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About CptJack

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    NRV, Virginia

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  1. CptJack

    Potty training vs marking

    My intact boy is a few months shy of 2. He has inappropriately marked TWICE - once on an agility tunnel and once inside. I screamed in horror both times and that was very much the end o that (It was more than a year ago).
  2. CptJack

    Look Ma, No Crate.

    Probably referencing the 'my puppy is going nuts and losing their mind from over tired but won't/can't settle' questions. To which the answer actually often IS put them in a crate with something to chew so they'll take a nap. Because it's *good advice*. I suppose an alternative would be 'put them on a leash' or otherwise restrict their ability to be wild until tired catches up and they pass out', but I think most people know that.
  3. CptJack

    Potty training vs marking

    Agreed with what everyone else has said. I will also add that I have found having 'go pee' as a command enormously useful, too, in limiting marking behavior. Seems like he quickly, when combined with being watched/stopped, realized that a-) I would give the command and he could pee o things sometimes and b-) took some of the fun out of it for him. Bonus: It works for actually peeing too, which means I can make sure he's 'empty' before going in places he needs to not pee in.
  4. CptJack

    Look Ma, No Crate.

    This is how I treat the *cat* that my former neighbors left behind - and while not feral it's only after a few years that she's become willing to let us pet her (she became willing to run into the house after about a year, though, for safety/food/warmth in nasty weather). As an approach to a very skittish adult animal that it's been on its own, it makes sense that this would build trust and relationship. I mean, ignoring the practical issues with it, which are awfully hard to ignore for a dog. ...It has absolutely no bearing on a puppy who is a-) vulnerable and b-) hardwired to trust and bond to start with. In fact I would imagine that while allowing access to home/people to happen on the dog's terms during trust building would gradually create a dog who wants more and more to do with people as it finds them more and more relevant and useful (and good, and trustworthy), doing this with a puppy who already wants to learn, be taught, and be around people it would simply do the opposite - make human interaction and relationship LESS relevant to the dog than its start point. That's ... not exactly what you want from a pet.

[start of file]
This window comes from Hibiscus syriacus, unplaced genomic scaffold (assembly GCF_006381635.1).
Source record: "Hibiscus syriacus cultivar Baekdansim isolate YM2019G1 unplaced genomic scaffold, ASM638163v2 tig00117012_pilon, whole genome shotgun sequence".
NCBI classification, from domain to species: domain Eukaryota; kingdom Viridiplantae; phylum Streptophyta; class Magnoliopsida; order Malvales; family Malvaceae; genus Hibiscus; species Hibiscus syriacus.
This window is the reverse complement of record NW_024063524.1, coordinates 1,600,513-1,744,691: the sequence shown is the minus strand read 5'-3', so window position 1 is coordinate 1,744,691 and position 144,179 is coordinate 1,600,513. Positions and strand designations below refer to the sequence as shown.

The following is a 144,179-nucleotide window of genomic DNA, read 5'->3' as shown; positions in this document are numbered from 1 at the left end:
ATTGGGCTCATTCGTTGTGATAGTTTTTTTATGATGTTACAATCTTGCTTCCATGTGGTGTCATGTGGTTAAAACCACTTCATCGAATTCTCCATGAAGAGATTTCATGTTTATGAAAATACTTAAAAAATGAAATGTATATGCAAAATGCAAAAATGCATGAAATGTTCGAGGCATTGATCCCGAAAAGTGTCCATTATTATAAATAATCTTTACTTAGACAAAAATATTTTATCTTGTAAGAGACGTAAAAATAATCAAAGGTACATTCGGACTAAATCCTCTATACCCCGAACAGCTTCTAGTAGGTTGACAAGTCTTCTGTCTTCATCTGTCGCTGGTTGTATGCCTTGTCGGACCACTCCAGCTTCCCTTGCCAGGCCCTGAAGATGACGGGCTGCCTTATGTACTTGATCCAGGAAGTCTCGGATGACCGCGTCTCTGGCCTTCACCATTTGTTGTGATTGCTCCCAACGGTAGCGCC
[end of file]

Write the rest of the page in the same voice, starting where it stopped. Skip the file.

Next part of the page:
5. CptJack

    Look Ma, No Crate.

    By 6 months old most of my dogs have been out of crates except for: A-) Meals. There are 5 of them. I COULD feed them all at bowls in a line and ask them to stay out of one another's food and on rare occasions I have, but frankly this is more stress from them and supervision from me than simply putting food in the crate and closing the door. Also associating crates with meal times and special treats keeps them liking their crates. B-) When I'm not home. Since I work from home this is pretty rare. C-) When at a trial (disc or agility). Most of their crating is there, frankly, and is often about 6 out of 8 total hours crated. D-) All that emergency/unforeseen stuff like traveling or the vet. I do have a dog door into a fenced yard. It's a small yard, in a rural area. They're welcome to take themselves out there to watch the world and to go to the bathroom - if I am home. I can see into the yard from where I work and certainly I can easily hear anything going on out there. If barking happens, they're called in - they learn fast to stay quiet out there. My dogs learn how to chill out and self entertain. Right now 3 are asleep in the room I'm in, one is on the couch watching Animal Planet and the youngest is sitting outside in he yard watching the world go by. The youngest is also nearly 2 years old. When they are 8 wees old, it is eyes on all the time. They know nothing. They pee frequently. They chew things. They bark at things. They're learning all the time what is and isn't acceptable and if I'm not there to teach them they will come to their own conclusions. By probably 12 weeks they're able to spend some time on a bed with a chew for a while - in the room with me - and so it does until they've learned enough not to be heathens and have free run of the house.